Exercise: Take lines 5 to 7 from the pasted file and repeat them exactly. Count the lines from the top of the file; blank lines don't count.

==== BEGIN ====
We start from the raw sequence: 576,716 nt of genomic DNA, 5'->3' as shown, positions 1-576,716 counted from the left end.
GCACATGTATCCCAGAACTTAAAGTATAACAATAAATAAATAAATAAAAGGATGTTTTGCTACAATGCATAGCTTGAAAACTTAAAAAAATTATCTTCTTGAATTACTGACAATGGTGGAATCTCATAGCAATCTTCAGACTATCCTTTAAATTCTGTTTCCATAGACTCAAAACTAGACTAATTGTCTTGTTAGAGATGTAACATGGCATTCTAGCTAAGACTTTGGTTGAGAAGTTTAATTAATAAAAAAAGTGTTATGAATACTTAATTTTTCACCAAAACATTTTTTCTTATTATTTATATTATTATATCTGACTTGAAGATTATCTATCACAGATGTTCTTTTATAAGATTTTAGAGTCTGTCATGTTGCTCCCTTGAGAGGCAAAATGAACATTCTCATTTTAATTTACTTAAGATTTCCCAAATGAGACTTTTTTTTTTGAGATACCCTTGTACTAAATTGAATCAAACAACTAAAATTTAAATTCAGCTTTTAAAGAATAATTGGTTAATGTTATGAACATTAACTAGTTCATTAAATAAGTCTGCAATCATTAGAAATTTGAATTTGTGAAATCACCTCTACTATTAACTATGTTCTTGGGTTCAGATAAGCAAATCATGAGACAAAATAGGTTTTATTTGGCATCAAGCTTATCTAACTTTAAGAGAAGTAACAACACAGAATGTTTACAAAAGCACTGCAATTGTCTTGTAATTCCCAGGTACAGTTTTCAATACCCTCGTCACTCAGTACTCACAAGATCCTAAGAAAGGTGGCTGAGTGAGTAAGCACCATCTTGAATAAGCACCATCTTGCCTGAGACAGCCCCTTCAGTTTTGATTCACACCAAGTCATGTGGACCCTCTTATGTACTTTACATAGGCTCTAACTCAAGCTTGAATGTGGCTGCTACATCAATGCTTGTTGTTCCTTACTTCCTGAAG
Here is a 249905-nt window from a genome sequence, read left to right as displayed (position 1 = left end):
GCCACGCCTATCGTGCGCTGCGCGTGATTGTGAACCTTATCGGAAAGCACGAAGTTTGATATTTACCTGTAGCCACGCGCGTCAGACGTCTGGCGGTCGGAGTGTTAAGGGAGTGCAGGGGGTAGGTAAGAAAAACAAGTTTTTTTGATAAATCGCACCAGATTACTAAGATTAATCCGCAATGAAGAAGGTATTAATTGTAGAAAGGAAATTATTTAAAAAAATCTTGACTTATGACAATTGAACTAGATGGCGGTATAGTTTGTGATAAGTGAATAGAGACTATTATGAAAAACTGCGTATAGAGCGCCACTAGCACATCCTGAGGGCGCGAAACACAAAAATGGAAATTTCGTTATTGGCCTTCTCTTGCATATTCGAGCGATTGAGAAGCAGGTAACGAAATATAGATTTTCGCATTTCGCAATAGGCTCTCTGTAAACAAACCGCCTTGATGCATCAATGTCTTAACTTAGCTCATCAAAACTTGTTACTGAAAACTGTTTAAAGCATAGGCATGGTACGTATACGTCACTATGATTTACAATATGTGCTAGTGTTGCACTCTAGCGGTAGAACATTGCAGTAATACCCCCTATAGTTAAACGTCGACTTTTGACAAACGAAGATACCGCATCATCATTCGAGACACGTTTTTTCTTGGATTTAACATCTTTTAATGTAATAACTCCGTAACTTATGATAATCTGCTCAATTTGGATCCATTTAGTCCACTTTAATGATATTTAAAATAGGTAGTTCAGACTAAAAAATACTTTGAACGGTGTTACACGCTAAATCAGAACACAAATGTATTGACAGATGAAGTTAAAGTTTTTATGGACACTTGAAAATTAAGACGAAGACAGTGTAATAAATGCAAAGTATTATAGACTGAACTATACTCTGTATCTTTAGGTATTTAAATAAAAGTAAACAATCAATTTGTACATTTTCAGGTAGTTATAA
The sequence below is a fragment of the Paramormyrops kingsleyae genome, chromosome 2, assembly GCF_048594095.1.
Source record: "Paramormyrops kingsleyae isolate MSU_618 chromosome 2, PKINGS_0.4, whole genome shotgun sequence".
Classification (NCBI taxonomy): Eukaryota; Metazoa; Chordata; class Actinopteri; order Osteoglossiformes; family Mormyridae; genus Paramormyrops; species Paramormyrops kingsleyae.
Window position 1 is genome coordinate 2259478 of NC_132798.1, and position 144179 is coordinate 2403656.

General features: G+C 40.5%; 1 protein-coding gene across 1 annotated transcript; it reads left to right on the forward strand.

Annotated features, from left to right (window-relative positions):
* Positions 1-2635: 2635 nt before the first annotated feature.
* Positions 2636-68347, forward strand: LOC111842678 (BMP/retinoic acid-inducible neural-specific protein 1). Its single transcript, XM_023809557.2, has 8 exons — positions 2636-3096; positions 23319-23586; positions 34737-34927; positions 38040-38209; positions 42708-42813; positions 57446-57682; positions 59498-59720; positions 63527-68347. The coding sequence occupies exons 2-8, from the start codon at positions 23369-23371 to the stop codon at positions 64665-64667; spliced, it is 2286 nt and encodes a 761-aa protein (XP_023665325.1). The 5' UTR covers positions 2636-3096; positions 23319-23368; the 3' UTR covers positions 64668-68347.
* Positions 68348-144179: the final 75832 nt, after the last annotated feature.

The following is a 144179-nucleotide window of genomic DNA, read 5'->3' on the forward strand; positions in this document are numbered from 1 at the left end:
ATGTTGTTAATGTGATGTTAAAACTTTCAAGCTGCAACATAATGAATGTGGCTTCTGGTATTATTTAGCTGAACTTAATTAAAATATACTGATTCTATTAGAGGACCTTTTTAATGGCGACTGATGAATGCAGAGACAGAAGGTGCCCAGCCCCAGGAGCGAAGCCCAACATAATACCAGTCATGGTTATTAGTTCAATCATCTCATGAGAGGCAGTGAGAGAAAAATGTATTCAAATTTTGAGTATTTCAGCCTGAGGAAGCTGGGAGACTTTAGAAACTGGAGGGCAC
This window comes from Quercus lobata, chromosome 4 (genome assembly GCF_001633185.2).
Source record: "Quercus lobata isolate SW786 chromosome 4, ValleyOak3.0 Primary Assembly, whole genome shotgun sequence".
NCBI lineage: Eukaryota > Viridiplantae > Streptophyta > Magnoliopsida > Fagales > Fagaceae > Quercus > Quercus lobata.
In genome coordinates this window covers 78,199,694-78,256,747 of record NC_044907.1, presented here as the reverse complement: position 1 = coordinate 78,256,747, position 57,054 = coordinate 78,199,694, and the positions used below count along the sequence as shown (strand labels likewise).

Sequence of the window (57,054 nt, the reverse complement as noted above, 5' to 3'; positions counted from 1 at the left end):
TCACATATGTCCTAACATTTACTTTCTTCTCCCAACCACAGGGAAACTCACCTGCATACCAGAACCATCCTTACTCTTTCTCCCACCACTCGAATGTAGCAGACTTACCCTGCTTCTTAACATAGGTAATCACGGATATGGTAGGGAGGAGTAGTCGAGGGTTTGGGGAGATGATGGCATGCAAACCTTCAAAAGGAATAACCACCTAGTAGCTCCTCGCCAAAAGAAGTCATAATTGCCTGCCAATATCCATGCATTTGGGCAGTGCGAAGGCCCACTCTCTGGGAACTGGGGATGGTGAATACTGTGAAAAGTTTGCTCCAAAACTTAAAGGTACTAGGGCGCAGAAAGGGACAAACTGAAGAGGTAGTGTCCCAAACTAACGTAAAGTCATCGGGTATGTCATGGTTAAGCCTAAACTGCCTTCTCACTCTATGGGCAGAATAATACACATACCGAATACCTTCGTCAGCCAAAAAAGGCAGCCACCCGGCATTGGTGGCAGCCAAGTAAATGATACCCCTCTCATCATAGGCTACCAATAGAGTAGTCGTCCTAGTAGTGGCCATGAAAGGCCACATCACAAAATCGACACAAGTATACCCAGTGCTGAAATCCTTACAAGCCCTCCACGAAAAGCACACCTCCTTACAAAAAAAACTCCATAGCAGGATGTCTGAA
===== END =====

The sequence below is a fragment of the Paramormyrops kingsleyae genome, chromosome 2, assembly GCF_048594095.1.
Source record: "Paramormyrops kingsleyae isolate MSU_618 chromosome 2, PKINGS_0.4, whole genome shotgun sequence".
Classification (NCBI taxonomy): Eukaryota; Metazoa; Chordata; class Actinopteri; order Osteoglossiformes; family Mormyridae; genus Paramormyrops; species Paramormyrops kingsleyae.